• Excess Business Holdings: Many owners of illiquid private companies are attracted to C-4’s because of the so-called excess business holding rules. Most private foundations cannot own more than 20% of one company. Thus, a C-4 is particularly appealing to a business founder who does not want to disengage from his/her life’s work reflected by the business that they formed and grew. Which leads to the potential of a C-4 holding an entire business, e.g. Patagonia.
  • Estate Taxes: The entire value of the donor’s business can be removed from their taxable estate without any transfer tax imposed.

Limitations: Compared to a 501(c)(3) organization, there are few limitations imposed on a C-4. Those restrictions include: (i) the donor to the C-4 cannot take the money or assets back, i.e. their gift is irrevocable; and (ii) the direct spending by a C-4 on elections cannot be the C-4’s primary purpose, but no rule or Regulation defines (or limits) what constitutes its primary purpose. If less than half of the C-4’s income is spent on political campaigns, e.g. 48%, does that satisfy this limitation?

Compare to 501(c)(3): A 501(c)(3) is prohibited from supporting or opposing candidates for public office and it must engage only in nonpartisan activities.  A C-4 can engage in some partisan activity but, as noted, political activity cannot be its primary purpose. Campaign contributions (cash or in kind) are prohibited for federal candidates, but are permissible in some states. A C-4 can advocate for causes and propositions, like a 501(c)(3), but only it can endorse specific candidates, e.g. political action groups to advance reproductive or civil rights. In short, a C-4 is allowed to become far more politically involved and partisan, including its ability to lobby for or against legislation.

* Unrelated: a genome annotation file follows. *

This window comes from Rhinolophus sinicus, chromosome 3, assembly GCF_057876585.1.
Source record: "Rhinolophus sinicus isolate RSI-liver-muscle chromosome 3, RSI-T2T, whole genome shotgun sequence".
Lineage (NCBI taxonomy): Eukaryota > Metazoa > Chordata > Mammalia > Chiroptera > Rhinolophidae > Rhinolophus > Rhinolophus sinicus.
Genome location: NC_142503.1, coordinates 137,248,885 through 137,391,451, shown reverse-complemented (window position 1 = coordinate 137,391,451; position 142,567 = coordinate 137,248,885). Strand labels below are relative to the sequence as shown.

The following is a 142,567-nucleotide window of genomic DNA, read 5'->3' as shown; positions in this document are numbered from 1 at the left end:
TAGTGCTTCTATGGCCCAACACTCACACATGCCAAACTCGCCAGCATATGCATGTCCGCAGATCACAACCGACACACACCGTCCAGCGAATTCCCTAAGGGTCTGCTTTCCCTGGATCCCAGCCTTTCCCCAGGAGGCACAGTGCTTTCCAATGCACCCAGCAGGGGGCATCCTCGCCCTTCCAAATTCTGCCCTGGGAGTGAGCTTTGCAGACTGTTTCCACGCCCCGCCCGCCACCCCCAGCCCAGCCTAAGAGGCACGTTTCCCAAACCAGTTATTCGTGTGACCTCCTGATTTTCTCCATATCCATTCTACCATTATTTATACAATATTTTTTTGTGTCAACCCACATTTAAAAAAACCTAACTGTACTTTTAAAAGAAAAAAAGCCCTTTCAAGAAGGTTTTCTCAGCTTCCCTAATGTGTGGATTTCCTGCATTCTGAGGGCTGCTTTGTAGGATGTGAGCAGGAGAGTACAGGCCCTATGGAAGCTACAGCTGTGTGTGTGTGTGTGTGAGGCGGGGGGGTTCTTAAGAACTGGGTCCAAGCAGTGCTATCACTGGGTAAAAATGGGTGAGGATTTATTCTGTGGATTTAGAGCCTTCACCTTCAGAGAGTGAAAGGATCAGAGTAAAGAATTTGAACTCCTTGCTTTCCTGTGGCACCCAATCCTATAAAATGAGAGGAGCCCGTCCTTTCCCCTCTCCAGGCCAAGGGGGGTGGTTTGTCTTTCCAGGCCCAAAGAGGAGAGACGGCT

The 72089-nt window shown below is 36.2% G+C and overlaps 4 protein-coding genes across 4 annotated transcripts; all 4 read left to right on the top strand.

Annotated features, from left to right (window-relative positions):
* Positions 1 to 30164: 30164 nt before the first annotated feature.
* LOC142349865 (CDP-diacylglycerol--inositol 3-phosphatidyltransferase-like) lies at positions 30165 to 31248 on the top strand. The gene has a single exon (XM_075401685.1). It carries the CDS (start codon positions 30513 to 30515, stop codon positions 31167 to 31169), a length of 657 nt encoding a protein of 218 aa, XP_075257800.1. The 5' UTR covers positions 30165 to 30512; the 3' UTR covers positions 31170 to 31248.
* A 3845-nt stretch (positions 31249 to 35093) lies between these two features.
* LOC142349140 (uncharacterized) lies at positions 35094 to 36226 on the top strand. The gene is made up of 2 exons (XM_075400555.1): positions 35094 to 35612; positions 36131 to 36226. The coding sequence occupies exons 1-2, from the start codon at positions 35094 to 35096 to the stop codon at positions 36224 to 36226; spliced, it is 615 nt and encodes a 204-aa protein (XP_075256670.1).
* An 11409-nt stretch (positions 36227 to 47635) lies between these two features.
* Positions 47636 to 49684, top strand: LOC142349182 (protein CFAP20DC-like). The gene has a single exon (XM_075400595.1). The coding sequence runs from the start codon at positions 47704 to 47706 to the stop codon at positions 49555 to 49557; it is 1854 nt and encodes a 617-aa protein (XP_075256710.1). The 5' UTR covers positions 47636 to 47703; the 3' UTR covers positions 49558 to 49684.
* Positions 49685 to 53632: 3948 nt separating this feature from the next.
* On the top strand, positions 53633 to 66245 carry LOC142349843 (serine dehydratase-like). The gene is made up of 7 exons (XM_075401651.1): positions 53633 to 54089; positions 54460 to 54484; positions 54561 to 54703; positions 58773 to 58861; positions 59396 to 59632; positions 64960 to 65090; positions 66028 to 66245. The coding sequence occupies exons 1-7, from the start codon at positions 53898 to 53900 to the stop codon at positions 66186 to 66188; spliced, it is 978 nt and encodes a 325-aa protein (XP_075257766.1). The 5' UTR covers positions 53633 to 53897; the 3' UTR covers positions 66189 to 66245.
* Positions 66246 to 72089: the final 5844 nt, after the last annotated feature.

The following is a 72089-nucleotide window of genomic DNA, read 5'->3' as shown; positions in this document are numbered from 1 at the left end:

Affiliate C-4’s: Some well-known non-profit organizations like Planned Parenthood, AARP, the ACLU, all of which are 501(c)(3) organizations have formed affiliate C-4 organizations to enable them to become actively engaged in political campaigns and to support, or oppose,  political candidates for office.

Congress is Watching: A vocal critic of the C-4 and its growing influence in politics is U.S. Senator Sheldon Whitehouse of Rhode Island. In his view the C-4 is “and increasingly powerful tool for mischief.” His concern is that a C-4 gives a billionaire a tax advantaged way to exert secret influence over elected officials, by spending unlimited amounts on political lobbying and in election campaigns.

Conclusion: While individuals are often motivated to give to charities in order to obtain a charitable income tax deduction, it is important to remember that not all donors look to, or can use, a charitable income tax deduction. Which may explain why a 501(c)(4) social welfare organization may appeal to an extremely wealthy individual to minimize their exposure to federal estate taxes yet retain flexible control over their life-long business. That certainly was the motivation for Yvon Chouinard who gave away almost all of his stock in Patagonia to Holdfast Collective while enabling him to pursue his passion of saving the environment.